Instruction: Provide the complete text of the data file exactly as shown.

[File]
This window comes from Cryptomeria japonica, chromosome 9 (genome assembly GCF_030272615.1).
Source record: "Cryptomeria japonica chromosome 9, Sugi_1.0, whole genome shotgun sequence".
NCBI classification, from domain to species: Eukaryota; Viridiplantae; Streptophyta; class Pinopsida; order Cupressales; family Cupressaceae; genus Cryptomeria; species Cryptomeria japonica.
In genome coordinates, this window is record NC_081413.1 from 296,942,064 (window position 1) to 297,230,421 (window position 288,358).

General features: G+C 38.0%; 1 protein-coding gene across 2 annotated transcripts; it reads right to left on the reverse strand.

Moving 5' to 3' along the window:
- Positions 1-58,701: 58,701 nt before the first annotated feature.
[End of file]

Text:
This window comes from Cryptomeria japonica, chromosome 9 (genome assembly GCF_030272615.1).
Source record: "Cryptomeria japonica chromosome 9, Sugi_1.0, whole genome shotgun sequence".
NCBI classification, from domain to species: Eukaryota; Viridiplantae; Streptophyta; class Pinopsida; order Cupressales; family Cupressaceae; genus Cryptomeria; species Cryptomeria japonica.
In genome coordinates, this window is record NC_081413.1 from 296,942,064 (window position 1) to 297,230,421 (window position 288,358).

General features: G+C 38.0%; 1 protein-coding gene across 2 annotated transcripts; it reads right to left on the reverse strand.

Moving 5' to 3' along the window:
- Positions 1-58,701: 58,701 nt before the first annotated feature.